Figure 1: Right. Zirconia blank. Left. Direct from machining of FDP framework. Front. Zirconia FDP framework designed using a CAD program, ready for veneering (Denzir, Cad.esthetics AB, Skellefteå, Sweden).

For most of the FDPs (; 59%), a dual-curing, self-adhesive resin luting cement (RelyX™ Unicem, 3M ESPE AG, Seefeld, Germany) was used. Two dual-curing resin luting cement types (Panavia F 2.0, Kuraray America Inc., New York, USA, or Lute it®, Pentron Clinical, Orange, USA) were used for 69 (38%) and three (1.7%) of the FDPs, respectively. A resin modified glass ionomer luting cement (FujiCEM, GC Europe N.V., Leuven, Belgium) was used for one FDP, and for two FDPs the cement type was not registered.

2.3. Statistical Analysis

The cumulative success and survival rates (CSR) were calculated according to actuarial life table techniques, and standard errors were calculated using Greenwood’s formula.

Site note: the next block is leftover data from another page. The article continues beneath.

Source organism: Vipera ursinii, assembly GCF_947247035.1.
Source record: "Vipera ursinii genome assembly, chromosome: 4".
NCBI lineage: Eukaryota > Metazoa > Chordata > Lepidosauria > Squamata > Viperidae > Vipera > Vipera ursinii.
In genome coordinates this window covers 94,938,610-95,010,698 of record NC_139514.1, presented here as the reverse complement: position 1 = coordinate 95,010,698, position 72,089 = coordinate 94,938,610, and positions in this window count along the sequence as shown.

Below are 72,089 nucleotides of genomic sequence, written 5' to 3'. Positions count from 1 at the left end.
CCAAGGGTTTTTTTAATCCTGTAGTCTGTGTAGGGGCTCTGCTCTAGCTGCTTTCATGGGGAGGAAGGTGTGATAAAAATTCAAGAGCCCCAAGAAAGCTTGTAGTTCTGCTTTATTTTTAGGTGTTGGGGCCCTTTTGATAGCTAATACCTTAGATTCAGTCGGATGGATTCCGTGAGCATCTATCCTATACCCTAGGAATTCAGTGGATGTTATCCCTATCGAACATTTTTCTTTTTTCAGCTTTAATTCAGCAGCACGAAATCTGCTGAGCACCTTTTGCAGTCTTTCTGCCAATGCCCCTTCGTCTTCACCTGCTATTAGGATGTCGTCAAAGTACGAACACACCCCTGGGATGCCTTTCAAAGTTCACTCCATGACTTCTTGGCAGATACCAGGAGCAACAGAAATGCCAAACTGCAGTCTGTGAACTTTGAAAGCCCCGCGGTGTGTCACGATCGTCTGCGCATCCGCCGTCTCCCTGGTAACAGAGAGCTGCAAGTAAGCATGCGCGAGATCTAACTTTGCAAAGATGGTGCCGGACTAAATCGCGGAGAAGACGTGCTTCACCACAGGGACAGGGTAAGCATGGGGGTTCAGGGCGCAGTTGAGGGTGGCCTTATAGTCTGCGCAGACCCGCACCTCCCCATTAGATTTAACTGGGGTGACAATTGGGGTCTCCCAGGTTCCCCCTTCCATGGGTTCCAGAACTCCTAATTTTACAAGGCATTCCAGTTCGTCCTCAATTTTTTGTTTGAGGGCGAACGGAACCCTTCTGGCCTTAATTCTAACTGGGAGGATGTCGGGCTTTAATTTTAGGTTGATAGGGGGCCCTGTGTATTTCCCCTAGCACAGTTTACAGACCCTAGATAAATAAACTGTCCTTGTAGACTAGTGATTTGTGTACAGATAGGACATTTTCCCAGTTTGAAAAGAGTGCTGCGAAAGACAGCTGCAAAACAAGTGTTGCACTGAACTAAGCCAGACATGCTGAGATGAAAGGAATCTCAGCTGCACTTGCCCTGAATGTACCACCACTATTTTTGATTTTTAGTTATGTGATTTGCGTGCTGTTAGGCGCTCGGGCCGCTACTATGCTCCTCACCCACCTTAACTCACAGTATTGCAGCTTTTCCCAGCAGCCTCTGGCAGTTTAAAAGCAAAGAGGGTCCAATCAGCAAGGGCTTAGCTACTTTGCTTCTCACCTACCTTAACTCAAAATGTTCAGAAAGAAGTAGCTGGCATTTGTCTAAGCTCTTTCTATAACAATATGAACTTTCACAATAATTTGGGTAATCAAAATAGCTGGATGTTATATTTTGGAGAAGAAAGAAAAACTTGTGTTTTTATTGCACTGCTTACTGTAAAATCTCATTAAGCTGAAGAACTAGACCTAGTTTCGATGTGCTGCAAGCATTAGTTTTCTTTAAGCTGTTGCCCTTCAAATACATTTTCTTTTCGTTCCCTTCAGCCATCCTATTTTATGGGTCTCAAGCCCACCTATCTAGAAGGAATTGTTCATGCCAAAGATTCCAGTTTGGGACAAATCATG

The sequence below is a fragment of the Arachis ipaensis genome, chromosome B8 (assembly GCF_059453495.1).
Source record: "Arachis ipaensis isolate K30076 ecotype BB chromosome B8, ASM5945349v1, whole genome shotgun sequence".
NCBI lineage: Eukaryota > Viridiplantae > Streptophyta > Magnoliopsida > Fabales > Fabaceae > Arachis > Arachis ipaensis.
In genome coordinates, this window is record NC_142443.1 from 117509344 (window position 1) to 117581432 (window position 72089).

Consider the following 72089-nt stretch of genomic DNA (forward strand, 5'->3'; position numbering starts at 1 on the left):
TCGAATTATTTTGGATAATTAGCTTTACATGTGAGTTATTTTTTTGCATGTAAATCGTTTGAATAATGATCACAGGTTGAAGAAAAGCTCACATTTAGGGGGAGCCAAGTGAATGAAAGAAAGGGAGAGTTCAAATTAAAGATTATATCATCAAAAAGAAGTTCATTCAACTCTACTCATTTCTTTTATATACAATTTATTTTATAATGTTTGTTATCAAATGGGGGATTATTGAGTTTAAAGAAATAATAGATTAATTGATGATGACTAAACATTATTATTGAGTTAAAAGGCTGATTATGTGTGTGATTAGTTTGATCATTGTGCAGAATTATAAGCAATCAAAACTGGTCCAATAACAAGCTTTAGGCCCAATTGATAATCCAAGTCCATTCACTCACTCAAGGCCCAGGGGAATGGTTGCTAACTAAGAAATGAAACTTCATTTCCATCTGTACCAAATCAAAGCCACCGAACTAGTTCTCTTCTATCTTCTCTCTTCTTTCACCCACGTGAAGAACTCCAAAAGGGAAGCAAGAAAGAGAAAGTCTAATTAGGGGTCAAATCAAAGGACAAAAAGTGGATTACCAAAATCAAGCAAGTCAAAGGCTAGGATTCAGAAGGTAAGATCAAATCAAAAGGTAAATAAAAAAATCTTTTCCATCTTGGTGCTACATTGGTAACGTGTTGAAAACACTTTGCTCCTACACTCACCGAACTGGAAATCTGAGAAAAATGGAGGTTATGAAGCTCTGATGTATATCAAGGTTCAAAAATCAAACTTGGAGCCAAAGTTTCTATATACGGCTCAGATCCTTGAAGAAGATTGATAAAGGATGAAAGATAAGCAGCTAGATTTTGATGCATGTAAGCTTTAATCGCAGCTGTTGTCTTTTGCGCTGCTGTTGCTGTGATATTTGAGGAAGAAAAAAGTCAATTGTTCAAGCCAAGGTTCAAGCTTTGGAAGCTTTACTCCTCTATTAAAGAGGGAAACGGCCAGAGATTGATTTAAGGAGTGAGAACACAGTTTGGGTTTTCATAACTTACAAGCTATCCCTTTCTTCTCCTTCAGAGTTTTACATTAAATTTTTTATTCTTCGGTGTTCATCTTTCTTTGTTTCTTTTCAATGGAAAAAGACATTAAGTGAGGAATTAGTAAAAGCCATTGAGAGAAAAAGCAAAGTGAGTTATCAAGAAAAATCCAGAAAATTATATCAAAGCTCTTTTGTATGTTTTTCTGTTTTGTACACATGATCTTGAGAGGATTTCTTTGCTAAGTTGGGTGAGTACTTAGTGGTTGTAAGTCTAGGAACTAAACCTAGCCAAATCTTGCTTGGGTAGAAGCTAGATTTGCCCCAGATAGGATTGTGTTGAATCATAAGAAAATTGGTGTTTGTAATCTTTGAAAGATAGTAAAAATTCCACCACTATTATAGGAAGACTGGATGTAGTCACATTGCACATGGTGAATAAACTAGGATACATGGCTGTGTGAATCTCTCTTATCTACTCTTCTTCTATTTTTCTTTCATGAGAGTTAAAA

The data was analysed by means of the Kaplan-Meier survival probability method, and graphs for survival and failure were plotted. Further, a Cox regression analysis was performed on the data for success and survival to investigate the possible influence of different variables. The variables included in the Cox regression model were operator, number of units, being anterior/posterior, maxilla/mandible, cement type, endodontic treatment in abutment tooth, presence of post, and cantilever. Statistical analysis was conducted using SAS version 9.3 (SAS Institute Inc., Cary, USA). The significance level was set at .

3. Results

3.1. Case Record Evaluation